The BTC was dissolved after the Bangsamoro Transition Authority (BTA) was constituted following the ratification of Republic Act 11054 or Organic Law for the BARMM, popularly known as the Bangsamoro Organic Law (BOL), in January 2019.
Mendoza, however, was not a member of the first BTA, the interim body tasked to govern the Bangsamoro region.
The BTA’s mandate was extended after then President Rodrigo Duterte approved the cancellation of the first parliamentary election in the BARMM in 2022. It was moved to 2025.
The 50-year-old Mendoza was appointed in the second BTA by incumbent President Ferdinand Marcos, Jr. as a nominee of the government. The 80-member BTA is led by the MILF with 41 nominees and 39 from the government.
As a Member of Parliament, Mendoza continued to show her concern and advocacies for the indigenous peoples in the Bangsamoro region, guided strongly by Article IV, Section 9 of the BOL, which recognizes the rights of non-Moro indigenous peoples.
The Bangsamoro Government must recognize and promote the rights of non-Moro indigenous peoples within the framework of the Constitution and national laws, she noted.
Mendoza’s priorities include curbing domestic violence, which could benefit both Moro and non-Moro indigenous peoples in the BARMM.
The BARMM is composed of the provinces of Maguindanao del Sur, Maguindanao del Norte, Basilan, Sulu and Tawi-Tawi, the cities of Marawi, Lamitan and Cotabato and 63 villages in North Cotabato known as the Special Geographic Area.
As part of addressing domestic violence that often victimize women and children, she pushed for the organization of women arbiters across the region, which can be utilized to settle domestic or community disputes before they can reach the trial courts.
Her office has also been providing various trainings to IP women to capacitate them to empower themselves and their communities.
As a Member of Parliament representing the IP communities, especially women, Mendoza is pushing for the passage of the Indigenous Peoples Rights Act in the BARMM or the IP Code, a measure that seeks to protect and promote the rights and welfare of IPs in the region.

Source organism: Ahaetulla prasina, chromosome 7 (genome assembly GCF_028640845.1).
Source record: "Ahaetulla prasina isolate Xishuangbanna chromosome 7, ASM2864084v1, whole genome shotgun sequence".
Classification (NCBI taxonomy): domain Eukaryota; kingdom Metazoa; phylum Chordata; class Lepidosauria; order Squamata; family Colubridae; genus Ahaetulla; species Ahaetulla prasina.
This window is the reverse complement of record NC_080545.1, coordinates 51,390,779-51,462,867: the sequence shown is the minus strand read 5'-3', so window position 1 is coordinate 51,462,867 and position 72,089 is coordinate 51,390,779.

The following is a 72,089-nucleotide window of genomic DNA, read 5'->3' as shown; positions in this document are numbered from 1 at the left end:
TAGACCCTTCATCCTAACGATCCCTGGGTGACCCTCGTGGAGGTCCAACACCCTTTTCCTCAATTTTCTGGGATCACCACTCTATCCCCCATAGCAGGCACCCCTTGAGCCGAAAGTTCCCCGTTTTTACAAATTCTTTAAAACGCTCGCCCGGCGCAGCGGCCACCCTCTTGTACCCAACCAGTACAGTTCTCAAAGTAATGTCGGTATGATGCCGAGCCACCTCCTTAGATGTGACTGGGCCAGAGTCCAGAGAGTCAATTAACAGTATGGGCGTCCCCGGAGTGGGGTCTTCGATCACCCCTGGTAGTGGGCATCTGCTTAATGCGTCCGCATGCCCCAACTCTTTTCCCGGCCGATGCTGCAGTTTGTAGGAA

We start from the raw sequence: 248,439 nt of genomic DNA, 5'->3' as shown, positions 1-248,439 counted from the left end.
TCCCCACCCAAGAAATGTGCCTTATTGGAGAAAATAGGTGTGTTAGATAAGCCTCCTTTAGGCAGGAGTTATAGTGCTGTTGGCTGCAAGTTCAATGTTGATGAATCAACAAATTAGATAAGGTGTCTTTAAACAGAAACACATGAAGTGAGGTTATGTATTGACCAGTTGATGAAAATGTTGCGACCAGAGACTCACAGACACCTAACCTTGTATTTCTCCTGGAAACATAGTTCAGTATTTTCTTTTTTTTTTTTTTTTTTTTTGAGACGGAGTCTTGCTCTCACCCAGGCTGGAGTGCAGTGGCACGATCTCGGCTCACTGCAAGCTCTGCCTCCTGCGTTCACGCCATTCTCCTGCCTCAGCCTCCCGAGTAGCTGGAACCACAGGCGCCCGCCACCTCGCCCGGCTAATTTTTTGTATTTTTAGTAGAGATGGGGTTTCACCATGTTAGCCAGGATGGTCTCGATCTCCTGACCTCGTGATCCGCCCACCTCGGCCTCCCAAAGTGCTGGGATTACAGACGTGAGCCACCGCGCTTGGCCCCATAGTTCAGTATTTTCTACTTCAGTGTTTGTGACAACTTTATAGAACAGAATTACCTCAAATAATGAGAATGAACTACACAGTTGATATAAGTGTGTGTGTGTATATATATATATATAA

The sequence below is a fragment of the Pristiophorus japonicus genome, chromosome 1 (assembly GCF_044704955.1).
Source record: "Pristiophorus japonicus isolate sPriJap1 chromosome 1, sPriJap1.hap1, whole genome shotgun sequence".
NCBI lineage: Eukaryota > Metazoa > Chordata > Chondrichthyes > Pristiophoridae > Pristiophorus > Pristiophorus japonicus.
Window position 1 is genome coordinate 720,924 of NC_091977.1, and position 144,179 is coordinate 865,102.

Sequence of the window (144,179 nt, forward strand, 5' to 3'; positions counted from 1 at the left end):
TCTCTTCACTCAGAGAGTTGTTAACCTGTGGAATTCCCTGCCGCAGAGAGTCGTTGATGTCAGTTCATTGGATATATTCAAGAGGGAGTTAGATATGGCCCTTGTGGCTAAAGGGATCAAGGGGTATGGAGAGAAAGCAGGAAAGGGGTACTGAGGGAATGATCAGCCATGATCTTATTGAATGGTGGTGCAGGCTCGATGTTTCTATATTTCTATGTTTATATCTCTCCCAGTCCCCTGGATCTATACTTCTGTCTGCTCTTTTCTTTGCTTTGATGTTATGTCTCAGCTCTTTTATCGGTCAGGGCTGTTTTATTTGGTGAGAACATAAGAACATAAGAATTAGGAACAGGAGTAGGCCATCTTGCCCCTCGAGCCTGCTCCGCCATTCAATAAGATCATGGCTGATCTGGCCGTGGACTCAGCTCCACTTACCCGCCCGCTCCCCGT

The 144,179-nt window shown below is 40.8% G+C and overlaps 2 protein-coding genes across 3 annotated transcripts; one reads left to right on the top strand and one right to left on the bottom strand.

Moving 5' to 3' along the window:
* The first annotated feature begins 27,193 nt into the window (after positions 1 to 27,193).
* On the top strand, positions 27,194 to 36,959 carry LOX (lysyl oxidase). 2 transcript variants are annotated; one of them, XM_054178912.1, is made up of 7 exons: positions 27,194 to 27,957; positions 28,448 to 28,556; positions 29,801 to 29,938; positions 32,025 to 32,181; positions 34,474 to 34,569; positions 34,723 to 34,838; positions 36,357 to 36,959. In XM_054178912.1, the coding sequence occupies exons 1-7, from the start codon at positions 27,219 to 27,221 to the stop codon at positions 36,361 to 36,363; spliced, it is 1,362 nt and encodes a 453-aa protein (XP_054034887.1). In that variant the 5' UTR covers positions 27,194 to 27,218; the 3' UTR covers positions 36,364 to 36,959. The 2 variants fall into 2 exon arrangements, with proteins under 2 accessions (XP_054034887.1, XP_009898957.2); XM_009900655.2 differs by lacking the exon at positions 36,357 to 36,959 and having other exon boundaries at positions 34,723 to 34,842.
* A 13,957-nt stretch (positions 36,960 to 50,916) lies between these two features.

The measure was filed in the first BTA but has yet to be re-filed in the current parliament.
In a speech last November during a campaign on Violence Against Women, Mendoza stressed that the IP code must reflect the Bangsamoro Government’s commitment to achieving a “moral governance that is inclusive and where no one is left behind.”
“The non-Moro IP women believe that a rights-based, gender-sensitive and grounded IP code has the power to transform the lives of indigenous peoples – men and women alike,” Mendoza said.
The Tedurays make up majority of the population of the IPs in mainland Bangsamoro region. The others are the Lambangian Baleg, Dulangan Manobo, Higaonon and Arumanen Ne Menuvu. She estimated the lumad population at 123,000 individuals.
Mendoza noted that her heart bleeds not only for the lumads in the mainland but also in the island-provinces of the BARMM.
As a BTA member, she has provided livelihood assistance to 14 women cooperatives, helped put up a water system, established a women’s handicraft center, and built a “School of Living tradition” for poor IP toddlers.
“These children can learn more of their own culture and tradition through the School of Living Tradition. We responded to their needs because they are very far from the town center,” she said.
Mendoza encouraged IP women to participate in the development, governance and policy-making processes for the benefit of all Bangsamoro women in the future. (Myrna Tepadan via MindaNews)
(Myrna Tepadan is one of the staff writers of the Bangsamoro Information Office (BIO). This article was produced under a mentoring project initiated by the Mindanao Institute of Journalism with support from The Asia Foundation.)